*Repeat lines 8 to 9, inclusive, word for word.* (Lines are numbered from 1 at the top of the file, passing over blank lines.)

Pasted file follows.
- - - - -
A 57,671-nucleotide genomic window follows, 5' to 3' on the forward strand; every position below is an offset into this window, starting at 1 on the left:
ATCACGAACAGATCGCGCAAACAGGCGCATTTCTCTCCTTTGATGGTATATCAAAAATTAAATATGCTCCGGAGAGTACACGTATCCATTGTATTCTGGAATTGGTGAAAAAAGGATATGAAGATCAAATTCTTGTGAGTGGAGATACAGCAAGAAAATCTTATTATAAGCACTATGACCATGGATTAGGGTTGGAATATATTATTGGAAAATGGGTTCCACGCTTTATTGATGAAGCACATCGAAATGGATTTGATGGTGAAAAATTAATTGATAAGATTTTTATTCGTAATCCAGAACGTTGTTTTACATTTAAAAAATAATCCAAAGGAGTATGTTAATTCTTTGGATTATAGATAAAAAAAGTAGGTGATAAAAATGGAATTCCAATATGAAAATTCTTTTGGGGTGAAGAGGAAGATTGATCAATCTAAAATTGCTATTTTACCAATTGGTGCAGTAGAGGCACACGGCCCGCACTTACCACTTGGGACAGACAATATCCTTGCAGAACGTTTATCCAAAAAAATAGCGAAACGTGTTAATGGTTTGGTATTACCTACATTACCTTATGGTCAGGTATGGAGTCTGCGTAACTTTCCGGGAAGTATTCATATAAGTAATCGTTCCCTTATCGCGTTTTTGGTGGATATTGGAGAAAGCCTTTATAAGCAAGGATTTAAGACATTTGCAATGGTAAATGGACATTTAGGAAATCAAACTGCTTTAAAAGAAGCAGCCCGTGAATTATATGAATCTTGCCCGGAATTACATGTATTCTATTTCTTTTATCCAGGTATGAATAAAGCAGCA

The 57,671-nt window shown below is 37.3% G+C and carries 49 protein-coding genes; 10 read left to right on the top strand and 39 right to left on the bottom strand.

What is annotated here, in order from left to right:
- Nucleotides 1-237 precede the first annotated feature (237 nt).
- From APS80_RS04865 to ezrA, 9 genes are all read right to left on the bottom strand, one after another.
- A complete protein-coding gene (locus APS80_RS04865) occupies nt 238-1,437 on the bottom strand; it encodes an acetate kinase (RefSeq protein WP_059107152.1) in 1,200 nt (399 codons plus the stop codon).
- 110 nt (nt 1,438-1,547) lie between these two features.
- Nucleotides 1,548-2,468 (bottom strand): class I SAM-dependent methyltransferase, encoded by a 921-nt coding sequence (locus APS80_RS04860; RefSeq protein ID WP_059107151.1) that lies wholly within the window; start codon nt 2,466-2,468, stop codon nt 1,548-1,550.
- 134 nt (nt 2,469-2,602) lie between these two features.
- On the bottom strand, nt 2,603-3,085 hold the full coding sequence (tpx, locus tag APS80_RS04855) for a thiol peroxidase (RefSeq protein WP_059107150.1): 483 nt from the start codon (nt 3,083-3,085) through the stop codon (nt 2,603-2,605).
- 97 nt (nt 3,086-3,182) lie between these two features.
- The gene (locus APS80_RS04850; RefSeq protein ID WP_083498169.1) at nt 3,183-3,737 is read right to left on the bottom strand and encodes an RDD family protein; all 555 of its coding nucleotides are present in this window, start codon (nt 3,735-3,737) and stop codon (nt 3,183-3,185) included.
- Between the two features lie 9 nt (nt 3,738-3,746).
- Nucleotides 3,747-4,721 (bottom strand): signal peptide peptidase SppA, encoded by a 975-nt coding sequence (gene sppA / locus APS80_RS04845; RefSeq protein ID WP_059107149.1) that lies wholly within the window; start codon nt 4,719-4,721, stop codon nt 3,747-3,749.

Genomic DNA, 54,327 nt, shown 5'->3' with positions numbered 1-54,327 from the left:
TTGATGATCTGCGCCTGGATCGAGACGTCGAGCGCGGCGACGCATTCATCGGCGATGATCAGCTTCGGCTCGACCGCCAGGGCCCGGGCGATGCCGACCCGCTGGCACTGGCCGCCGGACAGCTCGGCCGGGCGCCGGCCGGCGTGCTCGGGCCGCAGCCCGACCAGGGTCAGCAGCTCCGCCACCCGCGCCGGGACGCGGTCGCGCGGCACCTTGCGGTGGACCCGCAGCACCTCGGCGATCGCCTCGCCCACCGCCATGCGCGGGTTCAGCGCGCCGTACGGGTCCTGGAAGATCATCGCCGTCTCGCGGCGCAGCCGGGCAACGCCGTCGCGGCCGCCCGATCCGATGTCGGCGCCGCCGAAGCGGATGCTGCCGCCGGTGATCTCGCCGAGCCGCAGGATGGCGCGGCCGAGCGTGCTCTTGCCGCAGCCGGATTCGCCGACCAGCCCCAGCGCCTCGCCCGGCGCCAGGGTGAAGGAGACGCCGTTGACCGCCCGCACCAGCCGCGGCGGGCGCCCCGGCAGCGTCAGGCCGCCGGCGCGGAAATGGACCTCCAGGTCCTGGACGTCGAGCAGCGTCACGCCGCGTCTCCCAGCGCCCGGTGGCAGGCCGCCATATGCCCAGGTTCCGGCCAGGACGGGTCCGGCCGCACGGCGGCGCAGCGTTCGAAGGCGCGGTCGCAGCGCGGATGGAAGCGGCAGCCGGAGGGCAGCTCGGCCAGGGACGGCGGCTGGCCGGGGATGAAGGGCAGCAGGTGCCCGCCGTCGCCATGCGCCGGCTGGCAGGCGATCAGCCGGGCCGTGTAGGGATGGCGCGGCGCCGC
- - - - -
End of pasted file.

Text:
- 110 nt (nt 1,438-1,547) lie between these two features.
- Nucleotides 1,548-2,468 (bottom strand): class I SAM-dependent methyltransferase, encoded by a 921-nt coding sequence (locus APS80_RS04860; RefSeq protein ID WP_059107151.1) that lies wholly within the window; start codon nt 2,466-2,468, stop codon nt 1,548-1,550.